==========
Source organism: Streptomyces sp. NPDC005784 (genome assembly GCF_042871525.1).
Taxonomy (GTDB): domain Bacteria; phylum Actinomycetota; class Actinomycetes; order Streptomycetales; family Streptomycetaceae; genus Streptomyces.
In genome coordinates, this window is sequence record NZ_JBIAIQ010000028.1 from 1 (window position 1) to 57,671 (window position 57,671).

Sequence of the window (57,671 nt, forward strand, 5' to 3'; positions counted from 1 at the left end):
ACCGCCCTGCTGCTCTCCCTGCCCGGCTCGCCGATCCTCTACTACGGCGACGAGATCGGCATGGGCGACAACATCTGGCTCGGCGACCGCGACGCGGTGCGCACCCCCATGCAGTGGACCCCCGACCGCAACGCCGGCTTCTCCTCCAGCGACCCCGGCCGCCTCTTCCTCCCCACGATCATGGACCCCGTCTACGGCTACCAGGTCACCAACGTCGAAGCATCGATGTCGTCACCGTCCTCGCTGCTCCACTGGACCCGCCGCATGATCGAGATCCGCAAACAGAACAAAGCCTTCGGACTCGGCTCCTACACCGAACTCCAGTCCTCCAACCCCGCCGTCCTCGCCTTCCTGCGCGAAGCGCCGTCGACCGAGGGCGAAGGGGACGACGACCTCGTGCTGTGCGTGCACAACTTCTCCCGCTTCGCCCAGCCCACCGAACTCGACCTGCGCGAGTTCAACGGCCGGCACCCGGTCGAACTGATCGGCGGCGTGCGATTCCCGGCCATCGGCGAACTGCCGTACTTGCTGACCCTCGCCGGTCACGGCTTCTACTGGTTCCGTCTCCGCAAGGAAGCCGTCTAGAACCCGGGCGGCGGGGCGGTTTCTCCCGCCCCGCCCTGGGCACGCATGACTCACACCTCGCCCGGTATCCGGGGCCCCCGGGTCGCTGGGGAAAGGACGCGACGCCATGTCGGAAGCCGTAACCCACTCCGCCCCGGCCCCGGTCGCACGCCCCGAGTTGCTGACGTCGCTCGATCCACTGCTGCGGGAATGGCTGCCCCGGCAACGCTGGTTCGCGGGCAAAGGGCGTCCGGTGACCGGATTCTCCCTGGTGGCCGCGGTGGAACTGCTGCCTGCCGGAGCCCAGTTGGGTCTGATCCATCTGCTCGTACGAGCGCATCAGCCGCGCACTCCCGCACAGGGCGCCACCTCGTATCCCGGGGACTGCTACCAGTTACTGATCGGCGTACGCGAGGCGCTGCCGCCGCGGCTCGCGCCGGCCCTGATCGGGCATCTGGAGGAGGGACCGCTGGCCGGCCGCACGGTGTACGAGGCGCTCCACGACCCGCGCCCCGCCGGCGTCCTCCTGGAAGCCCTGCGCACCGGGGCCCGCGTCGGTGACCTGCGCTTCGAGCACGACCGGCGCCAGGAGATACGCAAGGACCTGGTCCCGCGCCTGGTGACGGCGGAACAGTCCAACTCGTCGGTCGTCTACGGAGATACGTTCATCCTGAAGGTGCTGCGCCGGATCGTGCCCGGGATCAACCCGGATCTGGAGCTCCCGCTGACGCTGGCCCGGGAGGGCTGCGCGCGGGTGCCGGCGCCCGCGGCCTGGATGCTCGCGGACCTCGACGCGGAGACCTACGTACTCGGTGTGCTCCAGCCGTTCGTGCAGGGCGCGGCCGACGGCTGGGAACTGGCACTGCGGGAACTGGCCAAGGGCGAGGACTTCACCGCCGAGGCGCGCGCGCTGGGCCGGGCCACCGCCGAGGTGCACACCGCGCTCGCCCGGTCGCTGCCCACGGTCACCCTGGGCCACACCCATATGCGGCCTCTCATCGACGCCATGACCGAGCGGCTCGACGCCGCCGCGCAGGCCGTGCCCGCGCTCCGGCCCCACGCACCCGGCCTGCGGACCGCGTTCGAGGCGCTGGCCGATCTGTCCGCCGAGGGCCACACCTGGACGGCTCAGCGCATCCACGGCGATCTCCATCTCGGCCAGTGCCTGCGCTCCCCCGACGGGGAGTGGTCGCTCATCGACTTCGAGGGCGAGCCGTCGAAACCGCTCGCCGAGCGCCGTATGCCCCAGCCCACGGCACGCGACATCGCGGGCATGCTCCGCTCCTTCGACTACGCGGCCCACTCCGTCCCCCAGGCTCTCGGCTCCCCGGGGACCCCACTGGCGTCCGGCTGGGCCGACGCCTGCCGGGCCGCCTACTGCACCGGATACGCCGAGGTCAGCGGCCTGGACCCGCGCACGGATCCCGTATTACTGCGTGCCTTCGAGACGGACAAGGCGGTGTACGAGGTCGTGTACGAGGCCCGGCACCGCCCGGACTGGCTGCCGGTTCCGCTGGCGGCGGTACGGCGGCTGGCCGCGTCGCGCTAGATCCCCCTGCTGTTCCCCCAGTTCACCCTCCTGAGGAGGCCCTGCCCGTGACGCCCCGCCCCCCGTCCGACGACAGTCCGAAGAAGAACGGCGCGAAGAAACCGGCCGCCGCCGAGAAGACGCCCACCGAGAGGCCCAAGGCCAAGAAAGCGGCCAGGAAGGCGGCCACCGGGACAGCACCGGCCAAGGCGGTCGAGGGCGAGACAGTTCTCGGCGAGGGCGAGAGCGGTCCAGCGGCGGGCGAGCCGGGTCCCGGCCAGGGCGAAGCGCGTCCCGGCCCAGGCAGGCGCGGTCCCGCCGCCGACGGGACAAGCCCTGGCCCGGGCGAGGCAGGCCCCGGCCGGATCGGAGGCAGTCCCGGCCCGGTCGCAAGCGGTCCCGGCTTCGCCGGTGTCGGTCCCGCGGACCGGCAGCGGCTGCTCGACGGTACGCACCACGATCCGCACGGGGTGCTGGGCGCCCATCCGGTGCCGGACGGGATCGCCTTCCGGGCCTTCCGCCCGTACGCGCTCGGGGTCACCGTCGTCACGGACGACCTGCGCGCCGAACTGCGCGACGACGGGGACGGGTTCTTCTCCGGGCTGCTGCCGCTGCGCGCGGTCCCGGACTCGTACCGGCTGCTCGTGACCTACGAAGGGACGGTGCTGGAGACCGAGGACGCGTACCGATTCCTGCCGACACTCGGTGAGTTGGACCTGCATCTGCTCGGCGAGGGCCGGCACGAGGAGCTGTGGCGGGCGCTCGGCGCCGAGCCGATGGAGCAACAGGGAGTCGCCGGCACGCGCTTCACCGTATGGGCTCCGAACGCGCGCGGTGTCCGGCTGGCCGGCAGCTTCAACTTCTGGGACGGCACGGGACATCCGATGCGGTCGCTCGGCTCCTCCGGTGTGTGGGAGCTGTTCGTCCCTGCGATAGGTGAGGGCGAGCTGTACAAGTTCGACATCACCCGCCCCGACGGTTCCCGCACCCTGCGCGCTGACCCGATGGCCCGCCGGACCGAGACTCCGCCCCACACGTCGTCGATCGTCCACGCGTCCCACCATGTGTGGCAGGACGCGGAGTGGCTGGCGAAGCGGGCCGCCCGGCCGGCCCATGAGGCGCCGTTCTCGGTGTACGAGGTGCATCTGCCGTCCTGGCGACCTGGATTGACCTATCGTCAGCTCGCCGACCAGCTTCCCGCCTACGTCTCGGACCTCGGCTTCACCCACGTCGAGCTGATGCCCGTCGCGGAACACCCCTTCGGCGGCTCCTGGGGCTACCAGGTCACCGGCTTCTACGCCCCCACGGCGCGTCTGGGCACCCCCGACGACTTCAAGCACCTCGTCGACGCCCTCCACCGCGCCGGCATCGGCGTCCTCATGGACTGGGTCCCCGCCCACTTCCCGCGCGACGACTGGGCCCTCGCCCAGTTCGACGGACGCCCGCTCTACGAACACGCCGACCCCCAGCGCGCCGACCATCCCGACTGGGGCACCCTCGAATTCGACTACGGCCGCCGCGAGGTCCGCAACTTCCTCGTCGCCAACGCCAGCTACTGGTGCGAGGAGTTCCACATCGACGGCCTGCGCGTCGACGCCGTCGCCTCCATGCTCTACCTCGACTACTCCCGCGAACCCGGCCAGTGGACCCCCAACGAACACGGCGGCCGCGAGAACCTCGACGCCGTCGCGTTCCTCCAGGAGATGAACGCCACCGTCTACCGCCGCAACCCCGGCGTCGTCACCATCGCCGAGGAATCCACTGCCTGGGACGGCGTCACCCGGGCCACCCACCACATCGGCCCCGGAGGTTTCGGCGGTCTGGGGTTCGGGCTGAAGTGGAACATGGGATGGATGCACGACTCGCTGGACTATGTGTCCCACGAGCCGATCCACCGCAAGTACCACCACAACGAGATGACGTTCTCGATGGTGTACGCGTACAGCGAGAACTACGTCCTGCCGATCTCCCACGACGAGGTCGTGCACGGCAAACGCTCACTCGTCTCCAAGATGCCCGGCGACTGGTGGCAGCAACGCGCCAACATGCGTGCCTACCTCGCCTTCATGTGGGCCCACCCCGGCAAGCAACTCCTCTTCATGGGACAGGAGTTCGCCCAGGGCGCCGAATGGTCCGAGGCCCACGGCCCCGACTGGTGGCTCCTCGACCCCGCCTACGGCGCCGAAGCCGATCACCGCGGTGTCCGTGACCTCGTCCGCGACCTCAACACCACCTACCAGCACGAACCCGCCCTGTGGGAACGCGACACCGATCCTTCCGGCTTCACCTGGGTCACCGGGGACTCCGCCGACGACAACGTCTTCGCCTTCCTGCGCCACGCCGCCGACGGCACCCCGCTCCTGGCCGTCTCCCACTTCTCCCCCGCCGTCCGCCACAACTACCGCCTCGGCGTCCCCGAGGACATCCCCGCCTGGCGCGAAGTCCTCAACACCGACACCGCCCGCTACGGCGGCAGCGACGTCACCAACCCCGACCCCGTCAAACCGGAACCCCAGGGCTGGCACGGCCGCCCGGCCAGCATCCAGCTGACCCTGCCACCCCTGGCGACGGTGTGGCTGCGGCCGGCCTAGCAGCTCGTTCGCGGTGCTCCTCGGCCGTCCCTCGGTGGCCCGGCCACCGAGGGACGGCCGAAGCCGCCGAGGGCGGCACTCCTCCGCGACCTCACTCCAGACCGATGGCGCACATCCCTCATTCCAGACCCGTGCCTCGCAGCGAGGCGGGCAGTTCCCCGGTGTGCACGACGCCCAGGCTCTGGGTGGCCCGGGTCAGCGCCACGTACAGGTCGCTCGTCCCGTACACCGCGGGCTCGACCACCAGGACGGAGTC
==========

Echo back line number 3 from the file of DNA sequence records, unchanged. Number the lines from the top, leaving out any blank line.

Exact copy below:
In genome coordinates, this window is sequence record NZ_JBIAIQ010000028.1 from 1 (window position 1) to 57,671 (window position 57,671).